A jay has been seen on several early-morning occasions, hopping about just inside the reserve’s main entrance.
Although they are the most colourful members of the corvid family, jays (Garrulus glandarius) are usually quite difficult to see. They are shy woodland birds, that rarely move far from cover but if this one has a nest nearby with hungry hatchlings, its need to find food for them might have brought it out into the open.
Jays are omnivores. This bird might be hunting a wide variety of invertebrates in the grass, searching for a cache of acorns it buried near the oak tree after last autumn’s bumper crop or picking up the shrivelled haws from under the hawthorn hedge.
Like their magpie cousins, jays are opportunistic predators that will take eggs and young from the nests of other birds: there is a pair of blackbirds that nest in the hedges around the car park, and several different kinds of tits raising families in the oak trees at the bottom of The Arboretum. Jays have even been known to pursue and kill smaller birds, bats and small mammals, and the reserve has many species of those: excellent protein to fill the ever-open mouths of nestling jays.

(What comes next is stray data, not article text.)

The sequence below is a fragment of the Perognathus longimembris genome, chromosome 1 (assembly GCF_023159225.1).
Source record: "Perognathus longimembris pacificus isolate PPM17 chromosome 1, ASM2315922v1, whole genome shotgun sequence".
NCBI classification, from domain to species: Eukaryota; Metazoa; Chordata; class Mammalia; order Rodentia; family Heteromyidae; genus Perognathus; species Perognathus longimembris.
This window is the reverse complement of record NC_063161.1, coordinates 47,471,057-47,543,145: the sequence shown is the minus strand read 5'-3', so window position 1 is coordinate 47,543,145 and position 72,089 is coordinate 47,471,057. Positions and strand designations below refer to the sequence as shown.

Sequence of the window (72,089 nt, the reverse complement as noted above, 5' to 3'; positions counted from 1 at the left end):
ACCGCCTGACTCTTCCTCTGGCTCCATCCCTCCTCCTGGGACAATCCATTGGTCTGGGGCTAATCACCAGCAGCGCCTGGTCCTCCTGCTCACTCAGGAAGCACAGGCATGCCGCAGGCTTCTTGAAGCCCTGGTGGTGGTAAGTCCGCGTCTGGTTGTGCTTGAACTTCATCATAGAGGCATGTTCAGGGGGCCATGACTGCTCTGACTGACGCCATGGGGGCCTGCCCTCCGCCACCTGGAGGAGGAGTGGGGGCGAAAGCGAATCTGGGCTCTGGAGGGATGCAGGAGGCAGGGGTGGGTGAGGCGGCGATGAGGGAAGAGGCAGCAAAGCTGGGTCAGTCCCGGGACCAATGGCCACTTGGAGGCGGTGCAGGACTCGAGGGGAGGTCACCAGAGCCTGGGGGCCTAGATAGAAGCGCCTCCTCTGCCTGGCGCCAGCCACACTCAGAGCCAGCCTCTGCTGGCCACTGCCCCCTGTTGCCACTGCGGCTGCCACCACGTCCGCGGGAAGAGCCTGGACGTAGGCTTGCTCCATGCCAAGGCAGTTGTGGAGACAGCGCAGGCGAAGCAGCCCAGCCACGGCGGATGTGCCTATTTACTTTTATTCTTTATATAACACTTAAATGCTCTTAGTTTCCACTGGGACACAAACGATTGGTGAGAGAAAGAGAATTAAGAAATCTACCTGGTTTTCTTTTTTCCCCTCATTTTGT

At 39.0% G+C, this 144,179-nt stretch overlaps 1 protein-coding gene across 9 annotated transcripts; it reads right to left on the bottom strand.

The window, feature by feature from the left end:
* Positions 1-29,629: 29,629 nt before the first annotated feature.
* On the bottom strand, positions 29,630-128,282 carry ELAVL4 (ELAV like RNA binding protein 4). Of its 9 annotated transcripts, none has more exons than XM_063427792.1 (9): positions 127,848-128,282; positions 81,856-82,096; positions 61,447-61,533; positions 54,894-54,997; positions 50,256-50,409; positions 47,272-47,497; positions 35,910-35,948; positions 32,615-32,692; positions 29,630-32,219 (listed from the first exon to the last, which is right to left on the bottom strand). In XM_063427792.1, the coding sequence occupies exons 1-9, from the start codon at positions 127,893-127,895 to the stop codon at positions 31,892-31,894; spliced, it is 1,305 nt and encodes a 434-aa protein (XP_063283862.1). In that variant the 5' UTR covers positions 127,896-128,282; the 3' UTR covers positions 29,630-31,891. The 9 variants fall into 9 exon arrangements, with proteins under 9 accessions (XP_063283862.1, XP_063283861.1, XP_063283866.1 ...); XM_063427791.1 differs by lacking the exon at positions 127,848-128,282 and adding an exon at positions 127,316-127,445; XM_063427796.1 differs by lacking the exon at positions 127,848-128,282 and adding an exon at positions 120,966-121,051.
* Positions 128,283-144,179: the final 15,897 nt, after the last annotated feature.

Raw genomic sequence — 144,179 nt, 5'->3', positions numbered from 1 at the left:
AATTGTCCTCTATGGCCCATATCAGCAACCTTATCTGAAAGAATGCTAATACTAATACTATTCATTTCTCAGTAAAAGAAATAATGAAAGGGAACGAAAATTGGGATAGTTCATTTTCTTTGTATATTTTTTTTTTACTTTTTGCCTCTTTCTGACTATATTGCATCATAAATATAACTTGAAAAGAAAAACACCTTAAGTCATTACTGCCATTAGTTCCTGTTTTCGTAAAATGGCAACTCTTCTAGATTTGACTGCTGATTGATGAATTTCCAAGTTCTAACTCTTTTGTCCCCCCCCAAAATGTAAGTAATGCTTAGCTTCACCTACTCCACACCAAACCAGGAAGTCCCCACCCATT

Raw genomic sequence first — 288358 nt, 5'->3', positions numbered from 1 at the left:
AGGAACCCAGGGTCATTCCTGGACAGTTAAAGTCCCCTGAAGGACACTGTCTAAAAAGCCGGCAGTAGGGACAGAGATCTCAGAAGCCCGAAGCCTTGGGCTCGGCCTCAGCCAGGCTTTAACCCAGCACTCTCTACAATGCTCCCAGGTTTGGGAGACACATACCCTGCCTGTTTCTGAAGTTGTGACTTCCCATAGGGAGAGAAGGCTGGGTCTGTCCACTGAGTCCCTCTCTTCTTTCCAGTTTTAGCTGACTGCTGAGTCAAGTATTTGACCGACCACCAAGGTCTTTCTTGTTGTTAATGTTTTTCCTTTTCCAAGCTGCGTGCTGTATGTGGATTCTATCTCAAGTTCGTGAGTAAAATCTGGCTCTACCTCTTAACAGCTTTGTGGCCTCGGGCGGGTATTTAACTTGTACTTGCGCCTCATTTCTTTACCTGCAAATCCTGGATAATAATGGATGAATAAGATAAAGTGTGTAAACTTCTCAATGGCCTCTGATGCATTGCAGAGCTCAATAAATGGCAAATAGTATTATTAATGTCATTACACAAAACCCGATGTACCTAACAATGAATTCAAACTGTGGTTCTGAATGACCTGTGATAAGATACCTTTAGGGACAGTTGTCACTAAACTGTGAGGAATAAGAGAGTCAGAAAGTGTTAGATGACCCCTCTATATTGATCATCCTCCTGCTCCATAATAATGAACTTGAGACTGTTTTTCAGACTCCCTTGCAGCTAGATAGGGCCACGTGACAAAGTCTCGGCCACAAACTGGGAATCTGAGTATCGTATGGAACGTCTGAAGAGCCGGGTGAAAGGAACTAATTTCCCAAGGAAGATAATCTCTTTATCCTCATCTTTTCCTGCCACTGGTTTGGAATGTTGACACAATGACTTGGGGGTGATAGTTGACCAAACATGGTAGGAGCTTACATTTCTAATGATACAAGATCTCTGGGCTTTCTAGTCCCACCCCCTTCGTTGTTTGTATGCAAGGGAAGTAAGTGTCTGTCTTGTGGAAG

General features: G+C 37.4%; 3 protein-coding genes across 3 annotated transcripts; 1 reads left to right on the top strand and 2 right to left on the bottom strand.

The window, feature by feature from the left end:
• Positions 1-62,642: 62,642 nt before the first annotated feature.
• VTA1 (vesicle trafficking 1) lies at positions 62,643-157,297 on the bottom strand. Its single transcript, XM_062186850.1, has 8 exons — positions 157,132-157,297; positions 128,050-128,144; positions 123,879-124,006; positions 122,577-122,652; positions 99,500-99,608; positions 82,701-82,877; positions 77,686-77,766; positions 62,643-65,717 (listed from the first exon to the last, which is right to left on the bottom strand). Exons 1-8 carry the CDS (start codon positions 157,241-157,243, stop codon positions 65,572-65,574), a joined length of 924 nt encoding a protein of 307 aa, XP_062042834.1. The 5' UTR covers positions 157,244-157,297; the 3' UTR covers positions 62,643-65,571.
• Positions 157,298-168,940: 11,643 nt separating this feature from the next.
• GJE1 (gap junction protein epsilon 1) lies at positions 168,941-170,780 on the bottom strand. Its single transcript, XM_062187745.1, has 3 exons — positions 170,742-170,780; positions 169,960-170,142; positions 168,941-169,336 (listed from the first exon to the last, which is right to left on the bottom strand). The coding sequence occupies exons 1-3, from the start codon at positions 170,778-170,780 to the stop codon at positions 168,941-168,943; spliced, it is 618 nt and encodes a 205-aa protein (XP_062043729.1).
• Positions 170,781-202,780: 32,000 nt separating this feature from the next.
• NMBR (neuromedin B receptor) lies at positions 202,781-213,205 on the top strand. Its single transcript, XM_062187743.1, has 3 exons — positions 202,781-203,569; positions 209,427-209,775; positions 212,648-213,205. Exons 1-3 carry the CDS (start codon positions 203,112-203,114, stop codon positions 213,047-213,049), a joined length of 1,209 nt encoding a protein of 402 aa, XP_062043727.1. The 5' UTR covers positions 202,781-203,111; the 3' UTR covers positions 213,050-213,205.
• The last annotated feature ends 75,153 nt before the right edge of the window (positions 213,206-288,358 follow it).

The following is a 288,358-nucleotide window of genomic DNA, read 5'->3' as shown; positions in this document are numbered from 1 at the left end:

We love to watch a busy pair of blue tits successfully raise a family, or baby field voles venture out of the safety of their nest, and we treasure the thirteen species of bats that feed and sometimes roost in the reserve but a healthy ecosystem must include predators and scavengers.
The reserve seems to be supporting several pairs of jays, a testament to the biodiversity we work so hard to maintain.